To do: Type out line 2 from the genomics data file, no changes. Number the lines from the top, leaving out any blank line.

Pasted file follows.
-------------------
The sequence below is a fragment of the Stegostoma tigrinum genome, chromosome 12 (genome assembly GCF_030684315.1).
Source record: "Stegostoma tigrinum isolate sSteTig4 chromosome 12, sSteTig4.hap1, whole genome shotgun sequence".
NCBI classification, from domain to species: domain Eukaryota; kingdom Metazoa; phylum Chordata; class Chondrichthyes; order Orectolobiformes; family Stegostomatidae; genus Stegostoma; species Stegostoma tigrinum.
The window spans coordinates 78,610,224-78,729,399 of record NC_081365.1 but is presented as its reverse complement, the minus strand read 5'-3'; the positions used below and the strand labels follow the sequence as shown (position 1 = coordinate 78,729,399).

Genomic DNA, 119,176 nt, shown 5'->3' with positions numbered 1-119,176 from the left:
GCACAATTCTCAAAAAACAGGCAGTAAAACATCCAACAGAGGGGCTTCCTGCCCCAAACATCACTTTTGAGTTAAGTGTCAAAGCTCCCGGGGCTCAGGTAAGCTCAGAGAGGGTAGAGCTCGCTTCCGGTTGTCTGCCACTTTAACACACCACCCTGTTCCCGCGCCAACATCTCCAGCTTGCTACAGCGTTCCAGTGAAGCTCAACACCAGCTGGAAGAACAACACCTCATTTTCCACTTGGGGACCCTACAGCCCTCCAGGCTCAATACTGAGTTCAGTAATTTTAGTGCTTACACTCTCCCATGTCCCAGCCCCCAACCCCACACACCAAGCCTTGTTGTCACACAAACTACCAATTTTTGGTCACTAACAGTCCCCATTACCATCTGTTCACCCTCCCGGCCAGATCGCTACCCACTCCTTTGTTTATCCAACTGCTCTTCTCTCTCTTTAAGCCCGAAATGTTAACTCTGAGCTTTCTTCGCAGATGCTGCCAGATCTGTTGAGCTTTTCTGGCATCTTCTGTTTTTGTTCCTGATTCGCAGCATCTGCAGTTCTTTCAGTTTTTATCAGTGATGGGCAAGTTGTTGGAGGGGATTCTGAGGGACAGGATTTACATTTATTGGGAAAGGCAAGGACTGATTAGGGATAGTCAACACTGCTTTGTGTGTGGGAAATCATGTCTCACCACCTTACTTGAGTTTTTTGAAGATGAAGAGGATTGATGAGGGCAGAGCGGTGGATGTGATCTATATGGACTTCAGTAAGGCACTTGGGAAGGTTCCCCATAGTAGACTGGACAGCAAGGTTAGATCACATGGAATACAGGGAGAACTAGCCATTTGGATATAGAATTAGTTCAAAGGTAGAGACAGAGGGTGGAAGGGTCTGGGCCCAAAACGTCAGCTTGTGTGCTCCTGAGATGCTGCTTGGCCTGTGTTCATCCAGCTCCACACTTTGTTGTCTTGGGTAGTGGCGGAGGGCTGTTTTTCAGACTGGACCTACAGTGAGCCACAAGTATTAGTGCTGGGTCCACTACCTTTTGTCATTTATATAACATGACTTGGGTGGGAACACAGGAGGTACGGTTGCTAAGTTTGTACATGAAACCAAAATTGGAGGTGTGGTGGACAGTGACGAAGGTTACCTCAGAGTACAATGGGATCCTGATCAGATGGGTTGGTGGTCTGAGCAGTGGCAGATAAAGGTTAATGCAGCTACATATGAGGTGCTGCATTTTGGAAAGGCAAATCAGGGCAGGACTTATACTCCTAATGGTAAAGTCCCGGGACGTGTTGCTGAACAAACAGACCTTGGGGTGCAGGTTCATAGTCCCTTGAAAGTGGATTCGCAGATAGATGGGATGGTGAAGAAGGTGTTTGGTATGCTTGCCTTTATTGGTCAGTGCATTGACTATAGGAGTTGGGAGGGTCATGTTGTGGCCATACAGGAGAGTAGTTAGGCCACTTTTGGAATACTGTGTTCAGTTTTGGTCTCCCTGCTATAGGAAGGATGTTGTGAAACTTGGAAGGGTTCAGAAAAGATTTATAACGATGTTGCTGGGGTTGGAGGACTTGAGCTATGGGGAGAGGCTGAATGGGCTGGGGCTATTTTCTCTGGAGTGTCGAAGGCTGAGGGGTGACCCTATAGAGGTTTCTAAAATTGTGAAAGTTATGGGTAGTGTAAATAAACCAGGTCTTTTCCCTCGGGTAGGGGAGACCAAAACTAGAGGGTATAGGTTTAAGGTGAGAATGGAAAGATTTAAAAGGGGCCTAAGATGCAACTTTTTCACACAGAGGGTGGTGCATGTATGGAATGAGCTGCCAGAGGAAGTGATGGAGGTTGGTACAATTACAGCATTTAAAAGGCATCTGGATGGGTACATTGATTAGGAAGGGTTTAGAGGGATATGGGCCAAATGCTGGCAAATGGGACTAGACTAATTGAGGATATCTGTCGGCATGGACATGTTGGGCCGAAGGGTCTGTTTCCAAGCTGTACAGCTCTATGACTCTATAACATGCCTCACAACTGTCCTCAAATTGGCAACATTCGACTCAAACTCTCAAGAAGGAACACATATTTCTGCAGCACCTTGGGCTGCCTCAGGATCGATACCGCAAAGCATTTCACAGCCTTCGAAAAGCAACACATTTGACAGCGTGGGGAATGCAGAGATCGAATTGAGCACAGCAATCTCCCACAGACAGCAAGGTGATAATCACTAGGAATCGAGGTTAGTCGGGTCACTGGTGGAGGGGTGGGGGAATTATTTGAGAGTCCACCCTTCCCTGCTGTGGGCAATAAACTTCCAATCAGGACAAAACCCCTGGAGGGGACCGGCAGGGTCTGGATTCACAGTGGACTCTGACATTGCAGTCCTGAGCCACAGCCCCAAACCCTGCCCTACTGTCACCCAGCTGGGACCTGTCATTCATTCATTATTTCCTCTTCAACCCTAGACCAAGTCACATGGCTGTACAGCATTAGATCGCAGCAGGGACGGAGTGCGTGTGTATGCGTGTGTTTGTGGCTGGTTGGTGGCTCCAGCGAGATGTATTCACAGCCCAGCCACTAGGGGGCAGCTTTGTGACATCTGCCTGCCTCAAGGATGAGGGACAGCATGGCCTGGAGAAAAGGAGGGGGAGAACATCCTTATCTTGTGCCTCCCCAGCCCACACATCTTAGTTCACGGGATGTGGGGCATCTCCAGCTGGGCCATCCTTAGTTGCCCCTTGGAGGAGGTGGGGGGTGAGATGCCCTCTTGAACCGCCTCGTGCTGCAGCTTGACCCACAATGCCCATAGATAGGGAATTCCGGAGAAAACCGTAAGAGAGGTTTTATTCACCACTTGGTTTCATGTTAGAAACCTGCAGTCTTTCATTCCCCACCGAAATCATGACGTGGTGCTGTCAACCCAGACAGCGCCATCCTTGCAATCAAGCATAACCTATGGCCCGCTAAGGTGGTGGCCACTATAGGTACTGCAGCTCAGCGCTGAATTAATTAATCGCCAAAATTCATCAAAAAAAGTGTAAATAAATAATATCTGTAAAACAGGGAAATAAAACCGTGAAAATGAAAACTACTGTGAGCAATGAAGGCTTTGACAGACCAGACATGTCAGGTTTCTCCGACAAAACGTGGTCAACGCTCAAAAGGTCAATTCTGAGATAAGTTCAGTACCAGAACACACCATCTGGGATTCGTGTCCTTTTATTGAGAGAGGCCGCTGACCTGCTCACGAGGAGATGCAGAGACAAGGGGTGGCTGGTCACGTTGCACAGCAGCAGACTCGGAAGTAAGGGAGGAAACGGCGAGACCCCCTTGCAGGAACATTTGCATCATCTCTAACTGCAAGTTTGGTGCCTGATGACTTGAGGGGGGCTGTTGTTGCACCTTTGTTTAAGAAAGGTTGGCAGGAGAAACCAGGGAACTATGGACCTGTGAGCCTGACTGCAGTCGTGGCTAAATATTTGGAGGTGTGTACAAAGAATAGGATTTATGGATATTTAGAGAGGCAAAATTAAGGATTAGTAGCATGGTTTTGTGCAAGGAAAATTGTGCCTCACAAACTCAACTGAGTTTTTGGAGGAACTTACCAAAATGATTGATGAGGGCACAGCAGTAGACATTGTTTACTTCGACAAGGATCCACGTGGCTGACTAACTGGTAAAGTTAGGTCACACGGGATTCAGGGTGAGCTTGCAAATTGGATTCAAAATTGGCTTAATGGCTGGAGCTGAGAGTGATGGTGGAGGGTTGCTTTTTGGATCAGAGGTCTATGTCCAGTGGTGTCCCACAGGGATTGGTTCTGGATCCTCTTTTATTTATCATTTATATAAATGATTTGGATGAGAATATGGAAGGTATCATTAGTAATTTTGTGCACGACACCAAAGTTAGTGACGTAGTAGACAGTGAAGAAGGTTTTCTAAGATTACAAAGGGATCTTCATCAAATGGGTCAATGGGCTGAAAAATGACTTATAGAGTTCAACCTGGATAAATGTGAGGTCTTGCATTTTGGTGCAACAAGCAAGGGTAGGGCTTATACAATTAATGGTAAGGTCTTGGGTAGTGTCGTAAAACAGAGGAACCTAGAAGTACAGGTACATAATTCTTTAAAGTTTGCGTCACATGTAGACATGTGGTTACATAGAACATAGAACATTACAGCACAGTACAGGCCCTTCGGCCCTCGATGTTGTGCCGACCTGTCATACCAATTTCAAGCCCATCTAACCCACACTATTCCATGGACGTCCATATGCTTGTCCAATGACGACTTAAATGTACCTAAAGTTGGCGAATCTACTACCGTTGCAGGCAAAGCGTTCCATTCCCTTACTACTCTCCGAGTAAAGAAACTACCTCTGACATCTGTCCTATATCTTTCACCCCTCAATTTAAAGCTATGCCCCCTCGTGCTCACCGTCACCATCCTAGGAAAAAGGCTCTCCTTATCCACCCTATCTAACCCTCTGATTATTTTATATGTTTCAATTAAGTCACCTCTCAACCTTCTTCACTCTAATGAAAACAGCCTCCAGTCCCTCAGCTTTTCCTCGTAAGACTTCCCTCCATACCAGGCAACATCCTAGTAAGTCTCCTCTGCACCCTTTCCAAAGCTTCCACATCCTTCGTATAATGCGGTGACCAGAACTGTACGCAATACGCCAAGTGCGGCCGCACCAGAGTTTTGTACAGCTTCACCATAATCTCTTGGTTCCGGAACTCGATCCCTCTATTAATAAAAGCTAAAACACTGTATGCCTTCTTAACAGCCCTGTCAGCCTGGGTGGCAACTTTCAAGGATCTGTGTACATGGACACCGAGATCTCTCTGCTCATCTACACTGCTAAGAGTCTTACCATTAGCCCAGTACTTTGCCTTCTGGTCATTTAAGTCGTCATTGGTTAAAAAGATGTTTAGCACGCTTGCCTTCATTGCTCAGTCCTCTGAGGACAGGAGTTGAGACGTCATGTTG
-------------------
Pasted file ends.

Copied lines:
Source record: "Stegostoma tigrinum isolate sSteTig4 chromosome 12, sSteTig4.hap1, whole genome shotgun sequence".